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Corneal Diseases

Fuchs Dystrophy Bullous Keratopathy Keratoconus Pterygium Corneal Ulcer

What Is Fuchs Dystrophy?

The front of the eye is covered by a clear portion called the cornea which functions as the “windshield” of the eye. The cornea needs to stay clear in order for the light to travel through it and allow us to see. The inner layer of the cornea is composed of endothelial cells which function as “water pumps” to remove excess fluid and keep the cornea clear and transparent. We lose some of those cells over time, but most people have enough cells left over throughout their lifetime to not cause a problem.

People with Fuchs dystrophy lose those cells faster than an average person. This leads to blurry vision as the cornea gets progressively more swollen over time.

Causes

  • Most cases are sporadic (no identifiable cause)
  • Genetic (Fuchs dystrophy can run in families)
  • Previous eye surgery can exacerbate Fuchs dystrophy

Symptoms

  • Blurry vision, particularly early in the day
  • Glare
  • Halos
  • Perception of looking through a “foggy window”
  • Eye pain

Management

People with no symptoms do not require treatment. As the vision gets more blurry from the swelling, Muro 128 (Sodium Chloride 4%) eye drops or ointment can be used to help absorb the fluid from the cornea from the front side. As the swelling progresses, the drops will become insufficient and a partial cornea transplant (DSAEK or DMEK) is needed to replace those cells.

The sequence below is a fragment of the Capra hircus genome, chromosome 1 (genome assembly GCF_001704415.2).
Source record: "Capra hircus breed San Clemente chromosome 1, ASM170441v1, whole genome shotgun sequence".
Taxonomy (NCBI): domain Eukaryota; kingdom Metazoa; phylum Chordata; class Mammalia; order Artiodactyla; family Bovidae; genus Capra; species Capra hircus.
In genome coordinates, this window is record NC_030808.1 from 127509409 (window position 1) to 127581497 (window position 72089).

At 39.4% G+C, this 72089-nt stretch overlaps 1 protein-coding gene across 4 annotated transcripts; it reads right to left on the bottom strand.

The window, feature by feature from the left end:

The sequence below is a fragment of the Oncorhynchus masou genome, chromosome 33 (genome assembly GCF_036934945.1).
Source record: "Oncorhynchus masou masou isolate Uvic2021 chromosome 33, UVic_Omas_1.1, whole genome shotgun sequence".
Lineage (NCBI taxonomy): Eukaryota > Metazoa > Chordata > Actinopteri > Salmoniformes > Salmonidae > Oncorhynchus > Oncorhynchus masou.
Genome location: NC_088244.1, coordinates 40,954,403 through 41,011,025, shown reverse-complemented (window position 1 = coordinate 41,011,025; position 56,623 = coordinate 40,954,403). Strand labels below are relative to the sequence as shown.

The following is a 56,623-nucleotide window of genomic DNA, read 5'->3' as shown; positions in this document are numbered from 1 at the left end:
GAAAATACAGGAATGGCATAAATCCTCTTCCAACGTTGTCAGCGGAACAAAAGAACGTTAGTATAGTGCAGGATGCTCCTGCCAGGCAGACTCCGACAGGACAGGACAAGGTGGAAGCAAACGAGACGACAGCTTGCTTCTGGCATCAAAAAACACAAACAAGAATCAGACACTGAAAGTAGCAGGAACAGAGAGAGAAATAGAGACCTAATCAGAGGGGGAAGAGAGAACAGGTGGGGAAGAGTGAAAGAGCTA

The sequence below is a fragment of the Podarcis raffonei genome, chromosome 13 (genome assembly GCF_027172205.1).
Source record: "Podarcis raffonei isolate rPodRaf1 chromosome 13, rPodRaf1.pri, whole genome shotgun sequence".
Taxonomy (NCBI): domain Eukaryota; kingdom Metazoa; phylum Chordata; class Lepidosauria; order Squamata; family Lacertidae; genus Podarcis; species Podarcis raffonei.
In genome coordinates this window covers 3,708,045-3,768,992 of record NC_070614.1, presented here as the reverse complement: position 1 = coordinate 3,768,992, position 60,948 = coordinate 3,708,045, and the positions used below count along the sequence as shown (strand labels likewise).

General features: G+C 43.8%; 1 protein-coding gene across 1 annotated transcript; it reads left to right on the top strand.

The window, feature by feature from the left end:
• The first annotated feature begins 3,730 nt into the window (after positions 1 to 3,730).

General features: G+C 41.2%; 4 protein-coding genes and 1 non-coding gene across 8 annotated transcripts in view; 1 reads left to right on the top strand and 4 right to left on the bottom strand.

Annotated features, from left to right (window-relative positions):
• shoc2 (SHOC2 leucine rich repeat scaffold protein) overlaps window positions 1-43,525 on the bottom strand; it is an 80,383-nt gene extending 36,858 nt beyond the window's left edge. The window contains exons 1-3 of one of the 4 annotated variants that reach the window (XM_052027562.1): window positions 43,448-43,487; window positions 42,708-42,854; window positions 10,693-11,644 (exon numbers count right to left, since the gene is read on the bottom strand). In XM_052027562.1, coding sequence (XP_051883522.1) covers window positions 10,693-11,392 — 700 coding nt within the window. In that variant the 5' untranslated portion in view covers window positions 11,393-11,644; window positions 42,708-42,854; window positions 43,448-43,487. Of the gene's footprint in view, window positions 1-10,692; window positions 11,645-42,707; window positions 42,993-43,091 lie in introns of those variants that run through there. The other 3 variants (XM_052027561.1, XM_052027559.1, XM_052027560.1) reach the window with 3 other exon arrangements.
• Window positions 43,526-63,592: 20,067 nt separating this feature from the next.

Bullous Keratopathy

What Is Bullous Keratopathy?

The front of the eye is covered by a clear portion called the cornea which functions as the “windshield” of the eye. The cornea needs to stay clear in order for the light to travel through it and allow us to see. The inner layer of the cornea is composed of endothelial cells which function as “water pumps” to remove excess fluid and keep the cornea clear and transparent. We lose some of those cells over time, but most people have enough cells left over throughout their lifetime to not cause a problem.

People with Bullous Keratopathy are predisposed to lose cells faster than an average person after having eye surgery. This leads to blurry vision as the cornea gets progressively more swollen over time. In many cases, it is challenging to predict who will develop Bullous Keratopathy after surgery.

Causes

  • Previous eye surgery
  • Previous eye conditions that have weakened the endothelial cells (Uveitis, Infection, Fuchs Dystrophy)
  • Genetic factors

Symptoms

  • Blurry vision, particularly early in the day
  • Glare
  • Halos
  • Perception of looking through a “foggy window”
  • Eye pain

Management

People with no symptoms do not require treatment. As the vision gets more blurry from the swelling, Muro 128 (Sodium Chloride 4%) eye drops or ointment can be used to help absorb the fluid from the cornea from the front side. As the swelling progresses, the drops will become insufficient and a partial cornea transplant (DSAEK or DMEK) is needed to replace those cells.

Keratoconus

What Is Keratoconus?